What is the standard?

12:41:00 AM BB 0 Comments

When I say “I’ve never seen Dirty Dancing, any Aflred Hitchcock movie, any Star Wars film, the Die Hard series, the Terminator movies, that dancing one Kevin Beacon is famous for, Top Gun, a James Bond movie, etc”, you should see the look on people’s faces. Black people who have immersed themselves in dominant culture kinda give me a “really?” look, but white people are simply flabbergasted. They’re confused, lost, sometimes offended. But then if I ask them “well, have you seen Coming To America, Crooklyn, Lean On Me, Raisin In The Sun, Do The Right Thing, School Daze, Harlem Nights, Women of Brewster Place, The Color Purple, etc”, those same white people seem taken back that they would have been expected to see those films/play.
It’s like this entitlement to have your cultural phenomena known and appreciated when you clearly refuse to even acknowledge the contributions of others.
Not only do people of color tend to be intimately familiar with the cultural tastes of white people while having our cultural contributions ignored when not being appropriated, we’re expected to… and that’s where I have a problem.

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The quote above is something to think about. When we consider the various ways diversity presents itself, one cannot deny that there is a hierarchy. A hierarchy that determines who and what is important and valuable. This hierarchy is probably more obvious to people originally from the Global South who feel like they constantly have to educate people about their experiences.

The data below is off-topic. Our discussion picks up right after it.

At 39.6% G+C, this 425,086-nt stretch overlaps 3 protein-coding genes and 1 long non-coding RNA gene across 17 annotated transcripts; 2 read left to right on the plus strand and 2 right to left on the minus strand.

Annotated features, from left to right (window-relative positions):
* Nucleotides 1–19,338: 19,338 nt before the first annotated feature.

I remember moving to North America almost 5 years ago, and wondering why I was expected to know so many North American cultural references. My African, specifically West African cultural references are no less important, but people here were unaware about them. This made me feel like my cultural roots were not as valuable i.e. devalued.

There should be no expectation that I should know things about a culture that is foreign to me. Culture and life experiences should not be held up to a certain standard in order to be deemed valuable. It follows that North America is not the standard the rest of the world should be judged by. I believe that it is truly rewarding to step out of our comfort zones and seek to learn respectfully from people and experiences that we consider different. 


Thanks for keeping your comments thoughtful and concise :)